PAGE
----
podcast 11Earlier this month, on my podcast review I included this new podcast, Harry Potter and the Sacred Text. However, I was so taken with it that I since pestered the creators with some questions and have written a whole entry for it. So, without further ado, here is my first full length podcast review, complete with interview with the creators. Enjoy, and please download this podcast!

People take comfort from any number of sources, be it relationships, religion, food or literature. But sometimes if you combine some of those things in surprising ways, you find a whole new way of looking at the world. Harry Potter and the Sacred Text combines religious thought with one of the most popular book series of all time to bring joy and comfort in a new way.

Vanessa Zoltan and Casper ter Kuile, a Harvard chaplain and minister respectively, along with producer Ariana Nedelman, started the project as a reading group, but it has recently expanded into a podcast with wonderful goals. The idea is that each week takes a chapter from the Harry Potter series and explores the text with the fervour and depth that one may explore the Bible or Koran. They’re not comparing Voldemort to Herod, or declaring Dumbledore’s words to be direct from God, but merely seeing what the text can teach us about our own lives through a number of themes. The episodes also include thirty-second recaps on the events of each chapter, blessings for the characters, and the use of religious practices to get more out of the text.

The pair teamed up at Divinity School, where Vanessa was trying to come up with ways to use secular   texts in sacred ways, just to prove that that religion didn’t corner the market on treating things with reverence, and Casper was trying to create spaces of joyful belonging. They teamed up and, joined by their love of all things Potter, began a reading group at the Humanist Hub of Harvard. Word spread globally and soon people across the world were asking for the material. They got Ariana on board and the whole thing just fell into place.

hpst team

L to R: Vanessa Zoltan, Casper ter Kuile and Ariana Nedelman; the brains behind the podcast

“We hope that people will gain two main things [from the project],” said Vanessa. “Firstly, they will learn how to treat the world around them as sacred. Secondly we want people to feel as though they are part of a wide community of people beyond their immediate sphere.” Harry Potter already has a massive communal following, so it seems a natural starting point for a project like this. Vanessa also notes that it’s best to practice these activities on something you love. “If you want to learn how to have good table manners, might as well learn with cake!”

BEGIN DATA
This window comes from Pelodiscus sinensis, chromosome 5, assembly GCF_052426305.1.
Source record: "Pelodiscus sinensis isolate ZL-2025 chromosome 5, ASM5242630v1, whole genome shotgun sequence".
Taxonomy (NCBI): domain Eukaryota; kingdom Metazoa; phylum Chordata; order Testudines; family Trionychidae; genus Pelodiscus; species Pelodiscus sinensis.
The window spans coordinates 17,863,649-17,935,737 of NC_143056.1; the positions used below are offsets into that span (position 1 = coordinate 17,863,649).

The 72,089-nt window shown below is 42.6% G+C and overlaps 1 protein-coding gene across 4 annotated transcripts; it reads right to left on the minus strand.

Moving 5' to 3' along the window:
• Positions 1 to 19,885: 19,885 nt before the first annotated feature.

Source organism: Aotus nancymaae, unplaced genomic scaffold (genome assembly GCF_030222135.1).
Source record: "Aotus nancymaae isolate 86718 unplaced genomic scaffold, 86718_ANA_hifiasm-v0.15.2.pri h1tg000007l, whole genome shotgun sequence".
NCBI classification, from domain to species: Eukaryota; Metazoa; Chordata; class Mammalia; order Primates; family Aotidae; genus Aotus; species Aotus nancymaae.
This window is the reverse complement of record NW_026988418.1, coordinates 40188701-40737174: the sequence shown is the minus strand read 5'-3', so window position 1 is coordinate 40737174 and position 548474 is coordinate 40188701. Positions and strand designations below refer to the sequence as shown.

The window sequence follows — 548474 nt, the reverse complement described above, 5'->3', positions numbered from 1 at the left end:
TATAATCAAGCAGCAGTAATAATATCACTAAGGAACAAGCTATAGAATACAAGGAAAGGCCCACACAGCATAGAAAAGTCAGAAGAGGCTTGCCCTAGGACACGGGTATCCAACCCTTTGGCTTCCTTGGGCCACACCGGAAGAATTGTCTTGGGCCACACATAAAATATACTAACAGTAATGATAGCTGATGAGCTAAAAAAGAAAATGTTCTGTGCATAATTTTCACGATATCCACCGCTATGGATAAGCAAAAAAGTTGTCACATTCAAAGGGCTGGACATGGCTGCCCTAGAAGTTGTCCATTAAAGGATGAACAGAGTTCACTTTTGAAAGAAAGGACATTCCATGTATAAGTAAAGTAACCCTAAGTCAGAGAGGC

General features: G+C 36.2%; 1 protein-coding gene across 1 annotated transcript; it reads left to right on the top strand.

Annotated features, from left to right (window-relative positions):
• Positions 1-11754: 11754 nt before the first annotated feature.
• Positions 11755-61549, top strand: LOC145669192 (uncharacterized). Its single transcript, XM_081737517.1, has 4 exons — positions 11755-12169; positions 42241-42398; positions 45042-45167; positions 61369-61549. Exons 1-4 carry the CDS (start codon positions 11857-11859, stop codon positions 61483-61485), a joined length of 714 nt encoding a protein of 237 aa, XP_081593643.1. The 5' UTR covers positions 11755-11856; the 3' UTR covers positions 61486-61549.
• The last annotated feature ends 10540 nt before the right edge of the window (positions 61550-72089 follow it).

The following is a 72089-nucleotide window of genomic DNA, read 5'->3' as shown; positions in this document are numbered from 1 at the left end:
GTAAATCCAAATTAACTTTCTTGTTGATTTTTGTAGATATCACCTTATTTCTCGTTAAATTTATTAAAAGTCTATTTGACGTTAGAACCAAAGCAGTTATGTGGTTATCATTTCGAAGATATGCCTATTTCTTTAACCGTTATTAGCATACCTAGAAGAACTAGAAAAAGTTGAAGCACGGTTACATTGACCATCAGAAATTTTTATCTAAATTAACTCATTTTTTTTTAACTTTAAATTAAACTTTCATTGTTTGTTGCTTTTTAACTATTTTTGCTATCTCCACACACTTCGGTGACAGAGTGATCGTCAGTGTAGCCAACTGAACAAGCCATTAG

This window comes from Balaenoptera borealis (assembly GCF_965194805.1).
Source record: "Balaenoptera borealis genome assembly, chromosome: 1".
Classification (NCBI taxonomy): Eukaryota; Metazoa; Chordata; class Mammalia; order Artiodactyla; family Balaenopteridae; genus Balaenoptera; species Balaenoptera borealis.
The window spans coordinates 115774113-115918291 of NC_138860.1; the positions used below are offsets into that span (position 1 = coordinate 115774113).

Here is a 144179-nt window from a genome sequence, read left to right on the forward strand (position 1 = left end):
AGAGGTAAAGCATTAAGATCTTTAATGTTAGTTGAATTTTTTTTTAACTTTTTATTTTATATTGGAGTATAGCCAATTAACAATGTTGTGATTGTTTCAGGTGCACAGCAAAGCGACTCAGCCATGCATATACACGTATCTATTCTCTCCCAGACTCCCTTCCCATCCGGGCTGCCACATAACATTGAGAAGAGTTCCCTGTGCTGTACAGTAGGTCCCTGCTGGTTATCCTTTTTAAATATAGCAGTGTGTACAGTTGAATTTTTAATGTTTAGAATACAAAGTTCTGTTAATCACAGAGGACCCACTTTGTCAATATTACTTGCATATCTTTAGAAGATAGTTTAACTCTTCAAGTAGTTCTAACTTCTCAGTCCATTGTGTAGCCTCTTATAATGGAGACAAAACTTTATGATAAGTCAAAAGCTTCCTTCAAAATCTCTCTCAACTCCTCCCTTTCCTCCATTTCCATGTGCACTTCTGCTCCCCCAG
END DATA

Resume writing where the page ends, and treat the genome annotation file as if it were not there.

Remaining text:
Vanessa has previous experience with this sort of project, having done something similar with Jane Eyre. When asked if she had come across comparable findings with each project due to their having plots that seem to echo one another – both are about young orphans thrust into a new world and trying to find their own way – she says that she hadn’t thought how alike they were, but that both held a big space in her heart. “The big similarity I see between Harry and Jane is that they are both young people on a journey to define their adult identities. The big difference […] is that there is a real evil in the Harry Potter series, whereas the evil that is in Jane Eyre is more implicit and insidious.”

Casper also seems to have an interesting career in the works, calling himself a “minister for non-religious people”. He says, “I grew up without a faith tradition at home, so I’ve never really felt comfortable using the language of religion – even though I’ve been through Divinity School! I see my work, including our podcast, as offering people an opportunity to connect, make meaning and be part of joyful belonging. And as that is ministry in my eyes, I thought why not call myself a trainee-minister for non-religious people! Ironically, I am now seeking ordination as a Unitarian Universalist minister, […] but I don’t expect to serve in a parish or church setting.”

Religion seems less and less prevalent in many people’s lives these days, but this is a way of bringing something like faith back to secular people. The hosts have such soothing voices and you feel comfortable and safe in their audio presence. Each episode lasts about thirty minutes, but they pack so much into that time. Some people might dismiss the project as frivolous, but I think there’s something a lot more interesting and important going on here. It’s already been shown countless times in the last twenty years that so many people turn to the Harry Potter books when sad or in a bad mood. They have changed the face of the literary world so quickly that perhaps it only seems right that they be treated with reverence.

When asked if there were plans afoot to study anything else through this method, and what would be particularly good for it, Vanessa said, “I think that there are infinite things that can be treated as sacred, but we are focusing on Harry Potter for now.” Maybe, then, even if you’re not into this series, it might inspire you to pick a favourite book, film or album, and study it in a new way. Perhaps it can teach you something new about commitment, betrayal or love.

The podcast is still relatively new, but all the episodes so far can be found on iTunes by searching the podcast store for “Harry Potter and the Sacred Text”. The team can also be reached at http://harrypottersacredtext.com or followed on Twitter at @hpsacredtext.